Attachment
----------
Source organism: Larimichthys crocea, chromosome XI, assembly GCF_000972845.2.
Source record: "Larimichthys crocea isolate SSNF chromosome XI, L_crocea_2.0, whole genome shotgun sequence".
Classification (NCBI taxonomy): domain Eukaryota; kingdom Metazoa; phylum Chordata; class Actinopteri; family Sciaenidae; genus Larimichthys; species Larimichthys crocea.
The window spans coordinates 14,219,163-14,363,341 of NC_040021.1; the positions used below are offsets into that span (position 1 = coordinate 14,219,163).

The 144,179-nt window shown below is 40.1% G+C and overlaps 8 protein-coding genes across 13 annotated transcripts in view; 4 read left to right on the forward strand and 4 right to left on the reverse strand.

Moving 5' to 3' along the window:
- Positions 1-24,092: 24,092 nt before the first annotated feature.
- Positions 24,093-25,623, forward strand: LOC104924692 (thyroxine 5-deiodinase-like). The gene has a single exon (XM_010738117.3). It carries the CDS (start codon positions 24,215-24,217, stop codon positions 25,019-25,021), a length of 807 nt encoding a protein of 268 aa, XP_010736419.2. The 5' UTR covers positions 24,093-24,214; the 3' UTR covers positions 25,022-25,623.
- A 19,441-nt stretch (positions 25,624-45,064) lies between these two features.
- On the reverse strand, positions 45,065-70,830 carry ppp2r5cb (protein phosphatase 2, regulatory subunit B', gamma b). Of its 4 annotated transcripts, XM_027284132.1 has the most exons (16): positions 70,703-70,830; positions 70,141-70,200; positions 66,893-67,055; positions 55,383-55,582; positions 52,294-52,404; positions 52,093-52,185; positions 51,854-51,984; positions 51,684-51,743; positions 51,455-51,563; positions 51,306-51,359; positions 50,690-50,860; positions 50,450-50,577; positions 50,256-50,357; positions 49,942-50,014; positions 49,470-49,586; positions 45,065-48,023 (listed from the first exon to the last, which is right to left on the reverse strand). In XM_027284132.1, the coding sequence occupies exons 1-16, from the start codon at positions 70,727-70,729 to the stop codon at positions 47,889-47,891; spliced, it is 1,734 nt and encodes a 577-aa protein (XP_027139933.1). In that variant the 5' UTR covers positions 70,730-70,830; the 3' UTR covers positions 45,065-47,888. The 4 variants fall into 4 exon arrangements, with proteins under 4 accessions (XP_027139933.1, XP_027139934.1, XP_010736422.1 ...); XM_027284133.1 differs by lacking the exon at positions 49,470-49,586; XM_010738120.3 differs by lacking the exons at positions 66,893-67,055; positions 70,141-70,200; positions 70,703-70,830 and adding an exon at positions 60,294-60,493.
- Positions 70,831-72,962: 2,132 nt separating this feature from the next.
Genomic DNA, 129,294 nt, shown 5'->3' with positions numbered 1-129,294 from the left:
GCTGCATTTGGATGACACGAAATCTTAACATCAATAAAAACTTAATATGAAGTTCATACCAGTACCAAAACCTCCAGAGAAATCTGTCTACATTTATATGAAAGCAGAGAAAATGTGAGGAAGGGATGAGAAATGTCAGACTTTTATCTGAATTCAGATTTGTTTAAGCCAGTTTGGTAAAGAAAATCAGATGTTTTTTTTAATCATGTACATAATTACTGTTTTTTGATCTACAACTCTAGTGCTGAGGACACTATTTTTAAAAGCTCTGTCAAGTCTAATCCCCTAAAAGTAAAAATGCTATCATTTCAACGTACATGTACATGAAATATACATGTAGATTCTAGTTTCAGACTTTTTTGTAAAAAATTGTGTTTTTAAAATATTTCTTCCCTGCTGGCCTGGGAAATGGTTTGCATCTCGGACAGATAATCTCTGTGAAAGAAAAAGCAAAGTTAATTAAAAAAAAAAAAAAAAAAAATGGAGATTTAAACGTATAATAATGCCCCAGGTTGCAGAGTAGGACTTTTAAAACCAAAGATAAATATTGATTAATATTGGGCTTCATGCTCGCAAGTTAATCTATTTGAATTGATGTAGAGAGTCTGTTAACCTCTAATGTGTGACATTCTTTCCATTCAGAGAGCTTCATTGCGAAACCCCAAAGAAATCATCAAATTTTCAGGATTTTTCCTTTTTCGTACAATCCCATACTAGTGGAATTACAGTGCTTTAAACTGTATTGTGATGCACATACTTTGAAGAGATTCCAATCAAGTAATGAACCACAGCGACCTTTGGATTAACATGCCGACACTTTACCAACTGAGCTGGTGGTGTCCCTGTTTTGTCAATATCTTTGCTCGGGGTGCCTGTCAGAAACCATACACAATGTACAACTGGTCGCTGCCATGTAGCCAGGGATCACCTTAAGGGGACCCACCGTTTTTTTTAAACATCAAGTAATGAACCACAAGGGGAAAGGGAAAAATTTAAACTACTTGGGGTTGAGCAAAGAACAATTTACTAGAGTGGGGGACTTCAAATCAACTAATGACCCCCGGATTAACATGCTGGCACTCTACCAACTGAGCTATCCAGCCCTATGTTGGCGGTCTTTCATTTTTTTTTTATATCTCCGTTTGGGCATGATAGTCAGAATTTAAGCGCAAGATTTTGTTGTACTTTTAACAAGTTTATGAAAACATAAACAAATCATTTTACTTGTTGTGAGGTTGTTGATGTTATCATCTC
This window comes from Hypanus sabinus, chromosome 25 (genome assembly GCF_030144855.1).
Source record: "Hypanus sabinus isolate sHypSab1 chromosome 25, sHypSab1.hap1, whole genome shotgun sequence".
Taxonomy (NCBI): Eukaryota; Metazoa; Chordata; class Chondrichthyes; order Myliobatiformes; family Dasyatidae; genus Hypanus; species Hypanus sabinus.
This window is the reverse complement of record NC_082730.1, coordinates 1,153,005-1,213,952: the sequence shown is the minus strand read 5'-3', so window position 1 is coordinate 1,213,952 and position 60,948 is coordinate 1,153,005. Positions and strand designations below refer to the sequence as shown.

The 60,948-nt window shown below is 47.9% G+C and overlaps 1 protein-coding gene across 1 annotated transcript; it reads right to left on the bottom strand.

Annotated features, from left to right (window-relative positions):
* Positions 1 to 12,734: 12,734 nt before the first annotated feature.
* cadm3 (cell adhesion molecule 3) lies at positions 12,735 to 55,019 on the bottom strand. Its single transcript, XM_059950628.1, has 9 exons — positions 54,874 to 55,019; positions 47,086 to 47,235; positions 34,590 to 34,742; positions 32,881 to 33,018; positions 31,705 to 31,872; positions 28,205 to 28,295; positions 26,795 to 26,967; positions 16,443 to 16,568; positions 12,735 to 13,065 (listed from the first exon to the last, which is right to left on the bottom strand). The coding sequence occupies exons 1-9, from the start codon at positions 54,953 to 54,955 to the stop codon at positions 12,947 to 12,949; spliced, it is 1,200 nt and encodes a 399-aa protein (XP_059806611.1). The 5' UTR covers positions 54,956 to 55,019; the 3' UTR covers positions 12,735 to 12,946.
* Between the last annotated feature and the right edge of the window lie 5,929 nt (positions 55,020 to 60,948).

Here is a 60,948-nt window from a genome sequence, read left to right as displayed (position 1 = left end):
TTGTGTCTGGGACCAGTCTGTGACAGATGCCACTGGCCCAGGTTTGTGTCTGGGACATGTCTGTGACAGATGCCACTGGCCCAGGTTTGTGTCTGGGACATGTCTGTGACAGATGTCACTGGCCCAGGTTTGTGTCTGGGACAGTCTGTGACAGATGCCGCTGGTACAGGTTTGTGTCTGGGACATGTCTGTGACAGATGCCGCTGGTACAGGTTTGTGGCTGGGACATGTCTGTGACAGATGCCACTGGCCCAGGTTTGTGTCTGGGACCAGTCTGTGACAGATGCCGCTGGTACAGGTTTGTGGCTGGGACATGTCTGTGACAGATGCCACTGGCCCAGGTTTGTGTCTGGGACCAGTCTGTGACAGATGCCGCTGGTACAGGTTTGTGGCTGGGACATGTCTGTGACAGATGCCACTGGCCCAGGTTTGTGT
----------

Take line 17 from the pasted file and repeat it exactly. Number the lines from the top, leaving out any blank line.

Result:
This window is the reverse complement of record NC_082730.1, coordinates 1,153,005-1,213,952: the sequence shown is the minus strand read 5'-3', so window position 1 is coordinate 1,213,952 and position 60,948 is coordinate 1,153,005. Positions and strand designations below refer to the sequence as shown.